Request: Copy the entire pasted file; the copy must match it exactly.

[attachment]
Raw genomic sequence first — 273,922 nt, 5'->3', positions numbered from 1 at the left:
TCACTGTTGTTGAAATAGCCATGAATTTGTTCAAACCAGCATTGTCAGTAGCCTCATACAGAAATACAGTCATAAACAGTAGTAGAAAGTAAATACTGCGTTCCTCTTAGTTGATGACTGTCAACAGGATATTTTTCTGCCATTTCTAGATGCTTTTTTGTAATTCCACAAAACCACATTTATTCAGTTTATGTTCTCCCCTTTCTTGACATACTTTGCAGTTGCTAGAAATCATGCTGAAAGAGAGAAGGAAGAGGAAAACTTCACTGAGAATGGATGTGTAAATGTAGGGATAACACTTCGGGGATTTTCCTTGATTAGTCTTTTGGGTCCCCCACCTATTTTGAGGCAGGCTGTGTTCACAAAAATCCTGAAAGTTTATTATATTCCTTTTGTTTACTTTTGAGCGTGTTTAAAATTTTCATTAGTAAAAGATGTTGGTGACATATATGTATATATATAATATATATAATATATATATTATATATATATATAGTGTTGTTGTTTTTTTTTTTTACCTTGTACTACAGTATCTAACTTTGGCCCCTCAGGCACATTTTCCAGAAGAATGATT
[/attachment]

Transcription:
Raw genomic sequence first — 273,922 nt, 5'->3', positions numbered from 1 at the left:
TCACTGTTGTTGAAATAGCCATGAATTTGTTCAAACCAGCATTGTCAGTAGCCTCATACAGAAATACAGTCATAAACAGTAGTAGAAAGTAAATACTGCGTTCCTCTTAGTTGATGACTGTCAACAGGATATTTTTCTGCCATTTCTAGATGCTTTTTTGTAATTCCACAAAACCACATTTATTCAGTTTATGTTCTCCCCTTTCTTGACATACTTTGCAGTTGCTAGAAATCATGCTGAAAGAGAGAAGGAAGAGGAAAACTTCACTGAGAATGGATGTGTAAATGTAGGGATAACACTTCGGGGATTTTCCTTGATTAGTCTTTTGGGTCCCCCACCTATTTTGAGGCAGGCTGTGTTCACAAAAATCCTGAAAGTTTATTATATTCCTTTTGTTTACTTTTGAGCGTGTTTAAAATTTTCATTAGTAAAAGATGTTGGTGACATATATGTATATATATAATATATATAATATATATATTATATATATATATAGTGTTGTTGTTTTTTTTTTTTACCTTGTACTACAGTATCTAACTTTGGCCCCTCAGGCACATTTTCCAGAAGAATGATT